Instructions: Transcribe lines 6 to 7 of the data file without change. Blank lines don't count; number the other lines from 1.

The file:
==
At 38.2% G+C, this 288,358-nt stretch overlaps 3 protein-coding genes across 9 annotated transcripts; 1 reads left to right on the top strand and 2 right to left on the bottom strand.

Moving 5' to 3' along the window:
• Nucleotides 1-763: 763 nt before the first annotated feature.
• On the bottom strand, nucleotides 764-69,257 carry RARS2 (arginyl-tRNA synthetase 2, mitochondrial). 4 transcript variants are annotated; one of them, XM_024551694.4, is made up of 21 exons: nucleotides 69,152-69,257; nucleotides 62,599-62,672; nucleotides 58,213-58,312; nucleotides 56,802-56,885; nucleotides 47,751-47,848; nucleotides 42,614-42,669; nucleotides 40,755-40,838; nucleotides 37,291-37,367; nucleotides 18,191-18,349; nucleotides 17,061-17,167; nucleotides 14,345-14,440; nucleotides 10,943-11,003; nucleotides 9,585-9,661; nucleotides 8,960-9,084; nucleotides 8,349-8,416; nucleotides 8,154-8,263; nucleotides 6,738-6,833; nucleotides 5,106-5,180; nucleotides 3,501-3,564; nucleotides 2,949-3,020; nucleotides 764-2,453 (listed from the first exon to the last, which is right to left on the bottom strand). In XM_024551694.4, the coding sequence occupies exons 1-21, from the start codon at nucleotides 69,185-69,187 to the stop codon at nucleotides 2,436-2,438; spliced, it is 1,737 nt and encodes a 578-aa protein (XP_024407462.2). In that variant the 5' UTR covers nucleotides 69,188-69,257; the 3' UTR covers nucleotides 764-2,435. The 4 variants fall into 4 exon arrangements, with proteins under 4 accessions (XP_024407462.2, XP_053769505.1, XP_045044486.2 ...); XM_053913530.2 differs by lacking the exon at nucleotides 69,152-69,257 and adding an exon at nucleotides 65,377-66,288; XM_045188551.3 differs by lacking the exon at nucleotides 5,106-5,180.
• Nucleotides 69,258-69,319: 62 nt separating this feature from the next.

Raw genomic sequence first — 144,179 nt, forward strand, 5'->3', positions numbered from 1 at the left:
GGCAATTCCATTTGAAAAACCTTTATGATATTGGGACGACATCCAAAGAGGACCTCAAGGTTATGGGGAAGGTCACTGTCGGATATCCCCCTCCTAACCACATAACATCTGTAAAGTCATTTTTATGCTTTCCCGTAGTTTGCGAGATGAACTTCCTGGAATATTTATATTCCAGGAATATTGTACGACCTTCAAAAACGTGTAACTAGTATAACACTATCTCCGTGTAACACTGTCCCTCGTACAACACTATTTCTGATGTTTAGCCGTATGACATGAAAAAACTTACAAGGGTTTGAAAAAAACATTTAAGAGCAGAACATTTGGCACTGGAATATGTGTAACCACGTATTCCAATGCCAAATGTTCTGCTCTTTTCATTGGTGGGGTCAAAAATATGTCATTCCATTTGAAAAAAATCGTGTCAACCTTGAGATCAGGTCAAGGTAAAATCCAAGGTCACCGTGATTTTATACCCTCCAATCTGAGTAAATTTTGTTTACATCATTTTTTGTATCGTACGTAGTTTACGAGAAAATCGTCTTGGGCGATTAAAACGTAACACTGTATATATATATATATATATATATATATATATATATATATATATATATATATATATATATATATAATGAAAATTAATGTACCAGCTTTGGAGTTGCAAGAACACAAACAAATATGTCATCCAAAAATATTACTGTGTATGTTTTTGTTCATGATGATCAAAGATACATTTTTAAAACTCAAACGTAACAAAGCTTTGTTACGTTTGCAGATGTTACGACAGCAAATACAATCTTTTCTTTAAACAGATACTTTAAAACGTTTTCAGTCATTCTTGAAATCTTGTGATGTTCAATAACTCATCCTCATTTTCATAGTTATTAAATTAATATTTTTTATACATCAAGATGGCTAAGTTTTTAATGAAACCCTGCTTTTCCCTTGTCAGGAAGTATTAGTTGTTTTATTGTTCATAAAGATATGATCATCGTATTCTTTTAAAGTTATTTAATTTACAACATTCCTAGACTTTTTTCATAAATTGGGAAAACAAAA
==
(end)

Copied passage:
Raw genomic sequence first — 144,179 nt, forward strand, 5'->3', positions numbered from 1 at the left:
GGCAATTCCATTTGAAAAACCTTTATGATATTGGGACGACATCCAAAGAGGACCTCAAGGTTATGGGGAAGGTCACTGTCGGATATCCCCCTCCTAACCACATAACATCTGTAAAGTCATTTTTATGCTTTCCCGTAGTTTGCGAGATGAACTTCCTGGAATATTTATATTCCAGGAATATTGTACGACCTTCAAAAACGTGTAACTAGTATAACACTATCTCCGTGTAACACTGTCCCTCGTACAACACTATTTCTGATGTTTAGCCGTATGACATGAAAAAACTTACAAGGGTTTGAAAAAAACATTTAAGAGCAGAACATTTGGCACTGGAATATGTGTAACCACGTATTCCAATGCCAAATGTTCTGCTCTTTTCATTGGTGGGGTCAAAAATATGTCATTCCATTTGAAAAAAATCGTGTCAACCTTGAGATCAGGTCAAGGTAAAATCCAAGGTCACCGTGATTTTATACCCTCCAATCTGAGTAAATTTTGTTTACATCATTTTTTGTATCGTACGTAGTTTACGAGAAAATCGTCTTGGGCGATTAAAACGTAACACTGTATATATATATATATATATATATATATATATATATATATATATATATATATATATATATATATAATGAAAATTAATGTACCAGCTTTGGAGTTGCAAGAACACAAACAAATATGTCATCCAAAAATATTACTGTGTATGTTTTTGTTCATGATGATCAAAGATACATTTTTAAAACTCAAACGTAACAAAGCTTTGTTACGTTTGCAGATGTTACGACAGCAAATACAATCTTTTCTTTAAACAGATACTTTAAAACGTTTTCAGTCATTCTTGAAATCTTGTGATGTTCAATAACTCATCCTCATTTTCATAGTTATTAAATTAATATTTTTTATACATCAAGATGGCTAAGTTTTTAATGAAACCCTGCTTTTCCCTTGTCAGGAAGTATTAGTTGTTTTATTGTTCATAAAGATATGATCATCGTATTCTTTTAAAGTTATTTAATTTACAACATTCCTAGACTTTTTTCATAAATTGGGAAAACAAAA